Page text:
Previously, we discussed what the current Nevada statutes are regulating motorcycle riders, and how, in an accident, not following those laws may affect the outcome and amount of a potential settlement. However, we did not cover the helmet law. Let us do so now.
Does Nevada have a helmet law for motorcyclists?
Yes, indeed. In fact, the law has been in effect for more than forty years. Unlike other states, Nevada requires all passengers, of all ages, to wear a helmet. The statute is as follows:
NRS 486.231 Protective headgear and glasses: Standards; when use required.
1. The Department shall adopt standards for protective headgear and protective glasses, goggles or face shields to be worn by the drivers and passengers of motorcycles and transparent windscreens for motorcycles.
2. Except as provided in this section, when any motorcycle, except a trimobile or moped, is being driven on a highway, the driver and passenger shall wear protective headgear securely fastened on the head and protective glasses, goggles or face shields meeting those standards. Drivers and passengers of trimobiles shall wear protective glasses, goggles or face shields which meet those standards.
3. When a motorcycle or a trimobile is equipped with a transparent windscreen meeting those standards, the driver and passenger are not required to wear glasses, goggles or face shields.
4. When a motorcycle is being driven in a parade authorized by a local authority, the driver and passenger are not required to wear the protective devices provided for in this section.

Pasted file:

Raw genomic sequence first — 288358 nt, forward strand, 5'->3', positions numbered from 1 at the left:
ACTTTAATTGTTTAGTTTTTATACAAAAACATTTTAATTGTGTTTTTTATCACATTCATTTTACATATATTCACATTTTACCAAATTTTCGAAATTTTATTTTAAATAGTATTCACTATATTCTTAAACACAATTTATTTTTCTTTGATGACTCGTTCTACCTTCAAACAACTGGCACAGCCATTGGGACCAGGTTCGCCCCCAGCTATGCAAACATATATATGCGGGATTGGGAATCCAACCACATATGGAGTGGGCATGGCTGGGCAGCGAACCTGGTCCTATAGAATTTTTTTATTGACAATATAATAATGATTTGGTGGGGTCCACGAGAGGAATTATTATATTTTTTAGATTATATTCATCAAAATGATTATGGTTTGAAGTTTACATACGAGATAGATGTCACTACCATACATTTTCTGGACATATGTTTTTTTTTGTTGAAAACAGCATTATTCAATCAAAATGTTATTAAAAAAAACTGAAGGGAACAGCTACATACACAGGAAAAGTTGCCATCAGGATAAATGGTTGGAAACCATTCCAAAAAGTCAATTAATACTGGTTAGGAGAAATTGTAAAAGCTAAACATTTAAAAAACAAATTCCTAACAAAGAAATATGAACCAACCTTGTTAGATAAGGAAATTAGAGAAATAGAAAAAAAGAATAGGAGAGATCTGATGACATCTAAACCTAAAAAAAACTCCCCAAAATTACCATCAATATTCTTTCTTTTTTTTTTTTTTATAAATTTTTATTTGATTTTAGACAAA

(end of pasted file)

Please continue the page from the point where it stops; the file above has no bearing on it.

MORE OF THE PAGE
5. When a three-wheel motorcycle on which the driver and passengers ride within an enclosed cab is being driven on a highway, the driver and passengers are not required to wear the protective devices required by this section.
As you can see, the only exception to the law is if the driver is authorized to appear in a parade. Note also that the law requires “protective glasses” to be worn by all passengers.
How will not wearing a helmet affect a personal injury claim?
The answer to this inquiry depends upon the type of injuries that resulted from the accident.
No helmet, with a head injury: Because Nevada has a helmet law, and this is seen as a codification of a duties one has as a motorcyclist, not wearing a helmet might be seen by the law as the motorcyclist contributing toward his or her own injuries.
However, NRS 484D.495(4)(b) states that not wearing a seat-belt “[m]ay not be considered as negligence or as causation in any civil action or as negligent or reckless driving under NRS 484B.653.” Given that a seat-belt and a helmet function in a very similar manner1)as a preventative measure to protect the rider in the unlikely instance that there is an accident, it seems unreasonable to assign liability to the helmet-less victim of a motorcycle accident when the same assignment of liability is expressly prohibited for a seat-belt-less victim of an automobile accident.
No helmet, without a head injury: Even with the law requiring a helmet, if the injuries stemming from an accident do not include a head injury, then the fact the rider was not wearing a helmet is irrelevant2)Do not take this chance; please wear a helmet.
Will the legislature change the helmet law?
In the current 2015 legislative session, State Senator Don Gustavson, through Senate Bill 142, attempted to repeal Nevada’s requirement that motorcyclists wear a helmet at all times. He proposed allowing motorcyclists the freedom to choose to wear a helmet if the rider is over twenty-one, and has at least one year of driving experience. However, SB 142 was amended, deleting this provision, and the helmet law discussed above still stands in the version of the law signed by Governor Sandoval. This no-helmet trend is worth keeping an eye on.
Footnotes [ + ]
|1.||↑||as a preventative measure to protect the rider in the unlikely instance that there is an accident|
|2.||↑||Do not take this chance; please wear a helmet|